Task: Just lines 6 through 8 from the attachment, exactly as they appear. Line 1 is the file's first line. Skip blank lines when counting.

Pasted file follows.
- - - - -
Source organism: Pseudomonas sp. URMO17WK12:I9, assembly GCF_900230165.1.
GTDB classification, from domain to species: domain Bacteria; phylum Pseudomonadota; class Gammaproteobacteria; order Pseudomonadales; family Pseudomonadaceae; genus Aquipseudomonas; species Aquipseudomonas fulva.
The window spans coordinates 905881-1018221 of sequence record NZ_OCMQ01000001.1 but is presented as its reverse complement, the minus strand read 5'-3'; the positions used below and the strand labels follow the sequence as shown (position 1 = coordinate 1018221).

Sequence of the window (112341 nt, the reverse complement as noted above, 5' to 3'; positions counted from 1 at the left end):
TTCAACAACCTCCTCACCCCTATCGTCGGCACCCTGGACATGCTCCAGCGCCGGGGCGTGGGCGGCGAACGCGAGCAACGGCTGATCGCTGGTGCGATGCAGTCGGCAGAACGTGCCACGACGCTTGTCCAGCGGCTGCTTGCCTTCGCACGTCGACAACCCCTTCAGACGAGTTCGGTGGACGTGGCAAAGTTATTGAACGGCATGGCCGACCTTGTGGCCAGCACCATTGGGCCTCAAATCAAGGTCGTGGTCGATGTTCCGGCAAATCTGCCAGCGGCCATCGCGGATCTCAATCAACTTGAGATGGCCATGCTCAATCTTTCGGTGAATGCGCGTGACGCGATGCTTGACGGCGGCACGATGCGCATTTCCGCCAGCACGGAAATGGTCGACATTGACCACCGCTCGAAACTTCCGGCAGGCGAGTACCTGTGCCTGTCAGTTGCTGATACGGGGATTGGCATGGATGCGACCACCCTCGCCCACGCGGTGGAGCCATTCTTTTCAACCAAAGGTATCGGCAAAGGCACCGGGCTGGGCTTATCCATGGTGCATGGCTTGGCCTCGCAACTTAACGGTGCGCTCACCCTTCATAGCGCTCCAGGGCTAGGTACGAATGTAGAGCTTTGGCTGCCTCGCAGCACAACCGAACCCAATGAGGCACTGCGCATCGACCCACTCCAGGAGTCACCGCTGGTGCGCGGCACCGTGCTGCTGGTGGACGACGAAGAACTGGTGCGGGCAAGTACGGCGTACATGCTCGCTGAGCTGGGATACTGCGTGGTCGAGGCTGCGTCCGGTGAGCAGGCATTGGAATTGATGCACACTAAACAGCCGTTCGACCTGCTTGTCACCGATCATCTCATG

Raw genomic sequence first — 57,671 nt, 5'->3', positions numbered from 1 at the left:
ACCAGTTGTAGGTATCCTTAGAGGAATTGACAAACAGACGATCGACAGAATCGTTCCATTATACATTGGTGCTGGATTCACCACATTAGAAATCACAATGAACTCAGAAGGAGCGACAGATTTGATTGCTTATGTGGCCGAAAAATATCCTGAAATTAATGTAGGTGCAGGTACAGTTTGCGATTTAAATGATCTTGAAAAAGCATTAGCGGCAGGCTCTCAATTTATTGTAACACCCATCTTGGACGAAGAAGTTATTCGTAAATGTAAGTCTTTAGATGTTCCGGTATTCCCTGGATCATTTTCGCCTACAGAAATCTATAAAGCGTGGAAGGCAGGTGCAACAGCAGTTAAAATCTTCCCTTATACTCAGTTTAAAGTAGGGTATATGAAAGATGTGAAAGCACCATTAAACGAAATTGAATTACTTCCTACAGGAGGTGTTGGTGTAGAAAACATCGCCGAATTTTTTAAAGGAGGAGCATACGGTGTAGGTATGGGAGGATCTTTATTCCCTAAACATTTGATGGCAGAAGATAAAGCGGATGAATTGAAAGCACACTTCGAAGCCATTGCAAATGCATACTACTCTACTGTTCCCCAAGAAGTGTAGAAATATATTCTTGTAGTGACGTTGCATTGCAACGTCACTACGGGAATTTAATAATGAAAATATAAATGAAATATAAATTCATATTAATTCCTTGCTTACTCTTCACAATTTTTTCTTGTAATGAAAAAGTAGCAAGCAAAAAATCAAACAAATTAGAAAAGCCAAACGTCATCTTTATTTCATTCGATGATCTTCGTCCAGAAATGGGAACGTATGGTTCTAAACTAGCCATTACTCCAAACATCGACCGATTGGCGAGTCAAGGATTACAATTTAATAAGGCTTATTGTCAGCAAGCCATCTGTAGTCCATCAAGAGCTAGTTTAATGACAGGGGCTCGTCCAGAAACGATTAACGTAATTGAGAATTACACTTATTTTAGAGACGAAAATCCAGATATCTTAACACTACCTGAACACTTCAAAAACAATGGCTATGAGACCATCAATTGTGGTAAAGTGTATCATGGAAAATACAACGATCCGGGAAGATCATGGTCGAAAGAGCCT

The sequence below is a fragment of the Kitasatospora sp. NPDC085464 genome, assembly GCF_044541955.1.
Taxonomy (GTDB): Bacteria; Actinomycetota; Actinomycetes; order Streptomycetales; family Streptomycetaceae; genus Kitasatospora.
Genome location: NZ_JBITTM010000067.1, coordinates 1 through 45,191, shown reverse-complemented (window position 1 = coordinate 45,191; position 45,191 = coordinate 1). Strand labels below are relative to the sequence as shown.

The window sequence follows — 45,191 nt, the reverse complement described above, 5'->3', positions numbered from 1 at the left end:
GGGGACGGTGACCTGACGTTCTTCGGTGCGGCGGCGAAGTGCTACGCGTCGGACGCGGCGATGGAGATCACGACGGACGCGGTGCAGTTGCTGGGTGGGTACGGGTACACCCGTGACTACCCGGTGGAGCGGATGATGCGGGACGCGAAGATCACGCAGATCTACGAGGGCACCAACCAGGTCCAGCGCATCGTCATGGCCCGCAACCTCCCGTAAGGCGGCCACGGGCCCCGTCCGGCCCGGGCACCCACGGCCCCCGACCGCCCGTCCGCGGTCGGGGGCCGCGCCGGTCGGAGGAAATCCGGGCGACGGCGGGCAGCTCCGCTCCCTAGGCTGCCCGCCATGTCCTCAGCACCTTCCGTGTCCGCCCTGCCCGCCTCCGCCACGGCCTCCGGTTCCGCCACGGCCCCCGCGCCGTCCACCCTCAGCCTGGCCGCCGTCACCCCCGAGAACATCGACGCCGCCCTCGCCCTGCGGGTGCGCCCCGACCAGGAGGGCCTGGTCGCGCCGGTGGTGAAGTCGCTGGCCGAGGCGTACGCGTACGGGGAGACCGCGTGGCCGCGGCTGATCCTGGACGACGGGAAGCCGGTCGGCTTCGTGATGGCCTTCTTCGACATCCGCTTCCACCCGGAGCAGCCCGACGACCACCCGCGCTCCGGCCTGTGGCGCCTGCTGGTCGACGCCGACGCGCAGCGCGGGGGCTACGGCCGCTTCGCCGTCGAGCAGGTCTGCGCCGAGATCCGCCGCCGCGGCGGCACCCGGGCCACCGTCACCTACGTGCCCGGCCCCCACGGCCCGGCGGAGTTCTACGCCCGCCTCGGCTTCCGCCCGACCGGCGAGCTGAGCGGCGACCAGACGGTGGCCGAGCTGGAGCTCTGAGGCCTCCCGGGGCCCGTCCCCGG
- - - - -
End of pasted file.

Raw genomic sequence first — 57,671 nt, 5'->3', positions numbered from 1 at the left:
ACCAGTTGTAGGTATCCTTAGAGGAATTGACAAACAGACGATCGACAGAATCGTTCCATTATACATTGGTGCTGGATTCACCACATTAGAAATCACAATGAACTCAGAAGGAGCGACAGATTTGATTGCTTATGTGGCCGAAAAATATCCTGAAATTAATGTAGGTGCAGGTACAGTTTGCGATTTAAATGATCTTGAAAAAGCATTAGCGGCAGGCTCTCAATTTATTGTAACACCCATCTTGGACGAAGAAGTTATTCGTAAATGTAAGTCTTTAGATGTTCCGGTATTCCCTGGATCATTTTCGCCTACAGAAATCTATAAAGCGTGGAAGGCAGGTGCAACAGCAGTTAAAATCTTCCCTTATACTCAGTTTAAAGTAGGGTATATGAAAGATGTGAAAGCACCATTAAACGAAATTGAATTACTTCCTACAGGAGGTGTTGGTGTAGAAAACATCGCCGAATTTTTTAAAGGAGGAGCATACGGTGTAGGTATGGGAGGATCTTTATTCCCTAAACATTTGATGGCAGAAGATAAAGCGGATGAATTGAAAGCACACTTCGAAGCCATTGCAAATGCATACTACTCTACTGTTCCCCAAGAAGTGTAGAAATATATTCTTGTAGTGACGTTGCATTGCAACGTCACTACGGGAATTTAATAATGAAAATATAAATGAAATATAAATTCATATTAATTCCTTGCTTACTCTTCACAATTTTTTCTTGTAATGAAAAAGTAGCAAGCAAAAAATCAAACAAATTAGAAAAGCCAAACGTCATCTTTATTTCATTCGATGATCTTCGTCCAGAAATGGGAACGTATGGTTCTAAACTAGCCATTACTCCAAACATCGACCGATTGGCGAGTCAAGGATTACAATTTAATAAGGCTTATTGTCAGCAAGCCATCTGTAGTCCATCAAGAGCTAGTTTAATGACAGGGGCTCGTCCAGAAACGATTAACGTAATTGAGAATTACACTTATTTTAGAGACGAAAATCCAGATATCTTAACACTACCTGAACACTTCAAAAACAATGGCTATGAGACCATCAATTGTGGTAAAGTGTATCATGGAAAATACAACGATCCGGGAAGATCATGGTCGAAAGAGCCT

The sequence below is a fragment of the Kitasatospora sp. NPDC085464 genome, assembly GCF_044541955.1.